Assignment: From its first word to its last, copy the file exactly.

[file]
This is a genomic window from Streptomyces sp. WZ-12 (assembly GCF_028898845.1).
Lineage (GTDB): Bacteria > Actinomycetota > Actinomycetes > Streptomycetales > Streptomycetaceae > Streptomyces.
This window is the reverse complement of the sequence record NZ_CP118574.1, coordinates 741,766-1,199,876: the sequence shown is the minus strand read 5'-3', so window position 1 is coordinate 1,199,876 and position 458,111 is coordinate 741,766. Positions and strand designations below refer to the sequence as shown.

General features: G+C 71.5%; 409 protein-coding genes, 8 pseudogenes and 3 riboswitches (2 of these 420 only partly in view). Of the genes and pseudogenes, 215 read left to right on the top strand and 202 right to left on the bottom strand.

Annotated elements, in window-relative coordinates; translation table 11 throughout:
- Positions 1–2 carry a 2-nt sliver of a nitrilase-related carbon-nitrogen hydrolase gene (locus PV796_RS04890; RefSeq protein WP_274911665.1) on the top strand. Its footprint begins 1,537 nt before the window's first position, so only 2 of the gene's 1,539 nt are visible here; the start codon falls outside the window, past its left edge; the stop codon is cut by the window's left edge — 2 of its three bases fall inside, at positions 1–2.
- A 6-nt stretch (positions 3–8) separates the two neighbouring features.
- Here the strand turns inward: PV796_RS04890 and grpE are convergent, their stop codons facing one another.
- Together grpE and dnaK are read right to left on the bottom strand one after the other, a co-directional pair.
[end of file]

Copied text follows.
This is a genomic window from Streptomyces sp. WZ-12 (assembly GCF_028898845.1).
Lineage (GTDB): Bacteria > Actinomycetota > Actinomycetes > Streptomycetales > Streptomycetaceae > Streptomyces.
This window is the reverse complement of the sequence record NZ_CP118574.1, coordinates 741,766-1,199,876: the sequence shown is the minus strand read 5'-3', so window position 1 is coordinate 1,199,876 and position 458,111 is coordinate 741,766. Positions and strand designations below refer to the sequence as shown.

General features: G+C 71.5%; 409 protein-coding genes, 8 pseudogenes and 3 riboswitches (2 of these 420 only partly in view). Of the genes and pseudogenes, 215 read left to right on the top strand and 202 right to left on the bottom strand.

Annotated elements, in window-relative coordinates; translation table 11 throughout:
- Positions 1–2 carry a 2-nt sliver of a nitrilase-related carbon-nitrogen hydrolase gene (locus PV796_RS04890; RefSeq protein WP_274911665.1) on the top strand. Its footprint begins 1,537 nt before the window's first position, so only 2 of the gene's 1,539 nt are visible here; the start codon falls outside the window, past its left edge; the stop codon is cut by the window's left edge — 2 of its three bases fall inside, at positions 1–2.
- A 6-nt stretch (positions 3–8) separates the two neighbouring features.
- Here the strand turns inward: PV796_RS04890 and grpE are convergent, their stop codons facing one another.
- Together grpE and dnaK are read right to left on the bottom strand one after the other, a co-directional pair.